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Home of England International Joe Long

Joe Long wins all-English final to become Amateur Champion

Joe Long admitted he was floating on cloud nine after edging out England colleague, friend and rival for the day Joe Harvey to win The R&A’s Amateur Championship at Royal Birkdale.

In the match playfully dubbed the ‘Battle of Bristol’, the two Gloucestershire team-mates fought it out over 36 holes for the honour of being crowned Amateur champion.

In the end, Long holed a birdie putt on the 33rd hole to make sure of a deserved 4&3 win and become the 51st English winner of the Amateur.

As well as the prestige, the trophy and the gold medal there are additional prizes in the shape of invites to three major championships in 2021.

Long can now look forward to teeing it up in the Masters at Augusta next April, in the US Open at Torrey Pines in June and the 149th Open Championship at Royal St George’s in July.

“Wow, when you say all the exemptions. It still hasn’t hit me,” said Long with a smile.

“It’s going to be incredible. This is what I have worked hard for since I started playing golf. I really stuck in there and battled, I am just so chuffed with it really.

“I played Royal St George’s maybe four years ago in the South East Links and I remember it being a tough track. So that is going to be a good battle, it’s just going to be awesome and I am going to enjoy the experience of playing in The Open. It’s just going to be huge.”

Long led by two holes after the morning round and refused to let his grip on the match slip in what was the 125th staging of the event first played for back in 1895.

“I was never behind and just stuck at it,” admitted Long, a member at Lansdown Golf Club.

“I have been behind in a lot of matches before and still turned it around but it is always hard when you are up against it. So it was nice to be in control. I thought to myself not to do anything stupid.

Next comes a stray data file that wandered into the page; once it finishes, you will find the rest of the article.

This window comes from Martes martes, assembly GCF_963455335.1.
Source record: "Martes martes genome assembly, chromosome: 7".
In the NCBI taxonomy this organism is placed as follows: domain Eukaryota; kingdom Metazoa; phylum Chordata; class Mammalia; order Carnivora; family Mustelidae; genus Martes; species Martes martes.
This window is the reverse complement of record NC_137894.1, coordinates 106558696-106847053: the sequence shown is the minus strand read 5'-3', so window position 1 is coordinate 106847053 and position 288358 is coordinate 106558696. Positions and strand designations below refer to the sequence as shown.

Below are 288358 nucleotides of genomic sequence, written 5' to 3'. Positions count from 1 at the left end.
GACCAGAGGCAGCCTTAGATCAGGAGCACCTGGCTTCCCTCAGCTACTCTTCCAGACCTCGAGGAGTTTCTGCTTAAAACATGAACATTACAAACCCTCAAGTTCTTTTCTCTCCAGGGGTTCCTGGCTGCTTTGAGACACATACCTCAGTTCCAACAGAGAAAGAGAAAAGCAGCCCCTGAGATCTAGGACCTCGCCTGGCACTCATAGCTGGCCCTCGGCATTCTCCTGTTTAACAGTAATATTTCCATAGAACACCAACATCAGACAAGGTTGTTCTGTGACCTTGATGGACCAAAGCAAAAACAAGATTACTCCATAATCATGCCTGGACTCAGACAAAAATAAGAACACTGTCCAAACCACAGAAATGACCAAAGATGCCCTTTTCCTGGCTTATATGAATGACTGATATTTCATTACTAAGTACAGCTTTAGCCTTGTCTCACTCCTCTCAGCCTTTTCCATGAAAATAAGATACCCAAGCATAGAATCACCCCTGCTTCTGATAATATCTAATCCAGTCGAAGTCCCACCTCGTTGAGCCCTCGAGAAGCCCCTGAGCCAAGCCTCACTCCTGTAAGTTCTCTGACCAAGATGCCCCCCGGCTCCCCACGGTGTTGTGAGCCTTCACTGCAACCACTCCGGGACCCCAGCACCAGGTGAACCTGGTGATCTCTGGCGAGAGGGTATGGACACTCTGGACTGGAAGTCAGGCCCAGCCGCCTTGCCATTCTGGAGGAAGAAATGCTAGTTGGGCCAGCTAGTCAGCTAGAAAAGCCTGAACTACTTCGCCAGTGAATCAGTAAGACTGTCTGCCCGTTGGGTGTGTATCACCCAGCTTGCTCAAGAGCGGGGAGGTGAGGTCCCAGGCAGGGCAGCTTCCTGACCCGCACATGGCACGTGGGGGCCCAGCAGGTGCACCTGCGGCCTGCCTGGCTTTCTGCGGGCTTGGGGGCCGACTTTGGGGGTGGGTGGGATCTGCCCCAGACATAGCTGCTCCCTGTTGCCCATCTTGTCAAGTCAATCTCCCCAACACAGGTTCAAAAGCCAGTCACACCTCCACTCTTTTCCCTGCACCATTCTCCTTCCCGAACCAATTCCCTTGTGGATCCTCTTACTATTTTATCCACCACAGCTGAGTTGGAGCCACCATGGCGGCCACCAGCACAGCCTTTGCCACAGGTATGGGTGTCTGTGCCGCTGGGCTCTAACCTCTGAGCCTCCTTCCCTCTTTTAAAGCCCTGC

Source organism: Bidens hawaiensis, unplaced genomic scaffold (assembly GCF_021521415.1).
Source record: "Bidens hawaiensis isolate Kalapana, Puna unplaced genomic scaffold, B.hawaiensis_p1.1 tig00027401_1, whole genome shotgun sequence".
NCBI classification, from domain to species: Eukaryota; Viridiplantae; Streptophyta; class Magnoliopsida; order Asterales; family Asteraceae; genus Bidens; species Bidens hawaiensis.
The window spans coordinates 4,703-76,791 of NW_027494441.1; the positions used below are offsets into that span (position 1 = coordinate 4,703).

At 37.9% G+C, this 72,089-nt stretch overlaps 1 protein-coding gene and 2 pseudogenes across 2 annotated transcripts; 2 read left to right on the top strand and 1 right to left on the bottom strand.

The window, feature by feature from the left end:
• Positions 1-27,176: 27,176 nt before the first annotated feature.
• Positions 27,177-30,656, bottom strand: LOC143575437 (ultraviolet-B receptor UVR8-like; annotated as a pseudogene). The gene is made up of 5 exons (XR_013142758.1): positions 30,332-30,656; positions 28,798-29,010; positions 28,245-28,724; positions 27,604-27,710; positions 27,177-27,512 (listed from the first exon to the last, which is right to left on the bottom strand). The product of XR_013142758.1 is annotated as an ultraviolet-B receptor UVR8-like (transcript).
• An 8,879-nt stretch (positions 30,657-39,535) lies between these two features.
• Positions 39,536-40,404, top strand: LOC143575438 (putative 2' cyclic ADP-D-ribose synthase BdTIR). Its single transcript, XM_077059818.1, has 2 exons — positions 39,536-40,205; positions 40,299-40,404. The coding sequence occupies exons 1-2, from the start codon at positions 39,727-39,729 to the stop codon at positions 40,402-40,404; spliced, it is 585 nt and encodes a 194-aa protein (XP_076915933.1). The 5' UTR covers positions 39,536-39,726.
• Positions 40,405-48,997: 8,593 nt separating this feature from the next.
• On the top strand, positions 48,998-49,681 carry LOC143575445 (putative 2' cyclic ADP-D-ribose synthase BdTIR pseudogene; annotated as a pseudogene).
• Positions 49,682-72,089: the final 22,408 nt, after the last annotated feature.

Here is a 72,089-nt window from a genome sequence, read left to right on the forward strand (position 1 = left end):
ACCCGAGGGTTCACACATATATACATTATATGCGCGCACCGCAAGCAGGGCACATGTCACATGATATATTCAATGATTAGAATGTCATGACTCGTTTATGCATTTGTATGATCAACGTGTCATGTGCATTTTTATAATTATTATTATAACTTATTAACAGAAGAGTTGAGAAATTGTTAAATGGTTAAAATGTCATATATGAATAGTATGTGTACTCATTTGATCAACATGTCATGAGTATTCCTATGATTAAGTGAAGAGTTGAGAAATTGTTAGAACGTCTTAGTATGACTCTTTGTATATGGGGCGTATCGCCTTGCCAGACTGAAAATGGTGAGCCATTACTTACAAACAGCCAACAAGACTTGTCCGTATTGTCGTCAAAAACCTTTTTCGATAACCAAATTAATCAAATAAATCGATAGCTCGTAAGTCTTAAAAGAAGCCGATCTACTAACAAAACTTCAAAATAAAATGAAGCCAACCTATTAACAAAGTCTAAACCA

“It sounds amazing, 125th Amateur Champion has quite a nice ring to it. I was feeling nervous, we both were.

“My game plan was just to try and stick in the present as much as I could, forget about all the rewards and benefits that come with winning. I hit a few ropey shots in the first round, but I started to tee my driver down and get it back in play.

“I felt like I was pretty solid overall. This afternoon again I was hitting driver well and holed a few nice putts as well which was cool. I just had it in play all the time and felt in control.

Long becomes the first Englishman since Harry Ellis in 2017 to win the championship.

And as he takes time tonight to scan all the past winners etched on the silverware he will spot legends of the game such as Ryder Cup icons and Masters champions Sergio Garcia and Jose Maria Olazabal.

For the 23-year-old Bristolian the victory is a major landmark in his fledgling career.

All summer, his name has been at the top end of amateur leaderboards without him ever being able to get over the line.

In the English Men’s Amateur, Long shot a 66 to equal the course record on the Bracken at Woodhall Spa Golf Club and enter the match play stages as the number one seed.

However, his journey ended with defeat to Sam Done at the 23rd hole of a gruelling quarter-final match.

There was further evidence of good form at the Brabazon Trophy with the England men’s squad player finishing ninth with three of his four rounds under par.

This week, however, at Royal Birkdale Golf Club the cool and unflappable Long was able to seal the deal against Harvey as the 120 finalists were whittled down to the final pair.

Long comfortably made the match play with a three over par round of 74 earning him a tie for 30th position – the same qualifying position as his eventual rival in the final, Harvey.

Then came knockout wins against Fredrik Birkelund of Denmark, England colleague Josh Hill and Frilford Heath’s Olly Huggins.

In the quarters, the talented Barclay Brown was defeated 6&5 by Long who was now on a roll and was able to edge out another England mate Jake Bolton on the 17th hole of their semi-final.

Today’s final was the first all-English affair since Graeme Storm beat Aran Wainwright at Royal Portrush in 1999.

After 11 holes of the first round, Long was three up, although Harvey had pegged that back to two by the 18th.

In the afternoon, Harvey took the opening hole to reduce the deficit to one, but once again Long simply stepped on the gas to win the third with a par and never look back.

Having moved to 4-up after 29 holes, the gap was to much for Harvey to claw back. The match ended with both men making birdie on the 33rd hole and Long taking the applause for a 4&3 victory.

“Goosebumps really, as soon I holed it, it all hit me,” confessed Long.

“I am just so pleased and can’t believe it really, it’s all so surreal."